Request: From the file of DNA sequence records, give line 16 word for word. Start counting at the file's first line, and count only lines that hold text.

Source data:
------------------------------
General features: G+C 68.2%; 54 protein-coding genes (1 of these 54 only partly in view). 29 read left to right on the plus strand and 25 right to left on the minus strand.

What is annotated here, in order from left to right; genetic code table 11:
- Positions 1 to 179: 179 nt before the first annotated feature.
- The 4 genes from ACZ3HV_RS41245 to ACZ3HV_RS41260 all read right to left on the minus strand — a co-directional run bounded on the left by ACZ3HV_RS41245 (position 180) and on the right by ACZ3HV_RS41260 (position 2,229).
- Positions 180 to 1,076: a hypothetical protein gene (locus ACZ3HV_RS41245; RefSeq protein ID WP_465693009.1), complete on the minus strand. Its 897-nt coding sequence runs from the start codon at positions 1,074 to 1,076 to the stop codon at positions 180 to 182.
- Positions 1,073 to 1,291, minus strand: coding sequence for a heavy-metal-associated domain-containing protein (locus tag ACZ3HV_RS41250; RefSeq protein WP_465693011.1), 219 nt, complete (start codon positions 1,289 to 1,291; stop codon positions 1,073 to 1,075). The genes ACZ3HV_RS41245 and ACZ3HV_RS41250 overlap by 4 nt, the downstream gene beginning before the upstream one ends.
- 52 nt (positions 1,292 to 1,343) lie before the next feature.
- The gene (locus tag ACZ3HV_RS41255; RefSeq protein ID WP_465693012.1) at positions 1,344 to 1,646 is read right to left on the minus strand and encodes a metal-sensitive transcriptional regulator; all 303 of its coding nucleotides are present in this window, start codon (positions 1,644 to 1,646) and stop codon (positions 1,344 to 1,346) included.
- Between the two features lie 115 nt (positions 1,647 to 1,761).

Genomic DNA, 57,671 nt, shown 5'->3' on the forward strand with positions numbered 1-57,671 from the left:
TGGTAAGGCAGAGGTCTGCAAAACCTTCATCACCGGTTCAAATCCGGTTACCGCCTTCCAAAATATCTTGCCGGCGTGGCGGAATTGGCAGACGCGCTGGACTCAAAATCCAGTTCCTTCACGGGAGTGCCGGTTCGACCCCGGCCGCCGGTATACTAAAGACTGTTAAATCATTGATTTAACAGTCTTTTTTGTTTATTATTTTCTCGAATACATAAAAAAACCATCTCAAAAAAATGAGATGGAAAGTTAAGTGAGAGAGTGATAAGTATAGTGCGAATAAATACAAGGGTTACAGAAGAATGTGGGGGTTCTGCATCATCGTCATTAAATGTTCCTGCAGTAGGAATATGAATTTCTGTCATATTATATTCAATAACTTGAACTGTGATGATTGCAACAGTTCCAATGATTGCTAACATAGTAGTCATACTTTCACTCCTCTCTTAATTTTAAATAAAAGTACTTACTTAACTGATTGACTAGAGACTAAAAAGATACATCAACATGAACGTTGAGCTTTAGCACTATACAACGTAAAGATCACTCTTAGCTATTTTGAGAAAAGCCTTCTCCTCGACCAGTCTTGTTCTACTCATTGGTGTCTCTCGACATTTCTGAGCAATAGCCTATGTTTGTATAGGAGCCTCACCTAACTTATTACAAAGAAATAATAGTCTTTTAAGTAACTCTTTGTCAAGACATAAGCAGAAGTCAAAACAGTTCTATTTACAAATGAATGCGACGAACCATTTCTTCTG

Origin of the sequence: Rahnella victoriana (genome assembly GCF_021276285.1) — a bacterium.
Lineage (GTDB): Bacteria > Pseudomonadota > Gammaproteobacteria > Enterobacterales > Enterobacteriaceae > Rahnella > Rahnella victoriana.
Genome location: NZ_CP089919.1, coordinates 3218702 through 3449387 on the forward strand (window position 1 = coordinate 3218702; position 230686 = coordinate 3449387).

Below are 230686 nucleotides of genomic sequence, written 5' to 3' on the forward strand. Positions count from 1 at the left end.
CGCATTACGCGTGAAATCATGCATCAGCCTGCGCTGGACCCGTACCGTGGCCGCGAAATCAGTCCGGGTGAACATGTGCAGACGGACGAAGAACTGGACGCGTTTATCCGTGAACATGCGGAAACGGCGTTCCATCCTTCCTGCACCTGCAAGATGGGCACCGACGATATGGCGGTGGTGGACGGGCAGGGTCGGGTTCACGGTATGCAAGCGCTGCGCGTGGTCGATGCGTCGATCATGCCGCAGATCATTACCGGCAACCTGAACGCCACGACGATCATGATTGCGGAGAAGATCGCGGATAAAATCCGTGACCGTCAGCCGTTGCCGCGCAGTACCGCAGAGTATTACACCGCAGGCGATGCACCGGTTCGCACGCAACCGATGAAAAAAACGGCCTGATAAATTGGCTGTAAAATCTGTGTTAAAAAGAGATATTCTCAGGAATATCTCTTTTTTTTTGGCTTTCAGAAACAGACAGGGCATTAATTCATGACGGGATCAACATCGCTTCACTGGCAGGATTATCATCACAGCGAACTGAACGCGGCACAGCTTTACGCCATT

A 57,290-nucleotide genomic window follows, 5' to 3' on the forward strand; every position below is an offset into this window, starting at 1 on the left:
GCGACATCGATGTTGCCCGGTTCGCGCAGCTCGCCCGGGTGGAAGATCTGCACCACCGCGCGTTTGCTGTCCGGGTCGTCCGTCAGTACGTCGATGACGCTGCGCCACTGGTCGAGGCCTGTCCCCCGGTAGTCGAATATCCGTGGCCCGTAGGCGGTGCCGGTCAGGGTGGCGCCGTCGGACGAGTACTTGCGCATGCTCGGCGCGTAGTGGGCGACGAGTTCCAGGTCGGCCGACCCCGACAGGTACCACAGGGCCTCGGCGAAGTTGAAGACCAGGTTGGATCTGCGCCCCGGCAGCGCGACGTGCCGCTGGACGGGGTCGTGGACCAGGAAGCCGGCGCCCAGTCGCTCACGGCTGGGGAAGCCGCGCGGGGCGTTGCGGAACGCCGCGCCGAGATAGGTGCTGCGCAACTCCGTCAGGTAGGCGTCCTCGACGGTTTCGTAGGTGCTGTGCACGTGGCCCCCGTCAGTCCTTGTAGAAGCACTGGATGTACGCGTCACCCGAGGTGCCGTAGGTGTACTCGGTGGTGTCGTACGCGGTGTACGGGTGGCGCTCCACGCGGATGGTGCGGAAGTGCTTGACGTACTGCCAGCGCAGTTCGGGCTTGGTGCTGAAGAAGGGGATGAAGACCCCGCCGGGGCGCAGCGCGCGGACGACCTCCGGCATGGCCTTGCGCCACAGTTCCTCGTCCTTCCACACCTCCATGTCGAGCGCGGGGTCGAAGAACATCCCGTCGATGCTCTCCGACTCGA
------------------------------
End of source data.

CGCATTACGCGTGAAATCATGCATCAGCCTGCGCTGGACCCGTACCGTGGCCGCGAAATCAGTCCGGGTGAACATGTGCAGACGGACGAAGAACTGGACGCGTTTATCCGTGAACATGCGGAAACGGCGTTCCATCCTTCCTGCACCTGCAAGATGGGCACCGACGATATGGCGGTGGTGGACGGGCAGGGTCGGGTTCACGGTATGCAAGCGCTGCGCGTGGTCGATGCGTCGATCATGCCGCAGATCATTACCGGCAACCTGAACGCCACGACGATCATGATTGCGGAGAAGATCGCGGATAAAATCCGTGACCGTCAGCCGTTGCCGCGCAGTACCGCAGAGTATTACACCGCAGGCGATGCACCGGTTCGCACGCAACCGATGAAAAAAACGGCCTGATAAATTGGCTGTAAAATCTGTGTTAAAAAGAGATATTCTCAGGAATATCTCTTTTTTTTTGGCTTTCAGAAACAGACAGGGCATTAATTCATGACGGGATCAACATCGCTTCACTGGCAGGATTATCATCACAGCGAACTGAACGCGGCACAGCTTTACGCCATT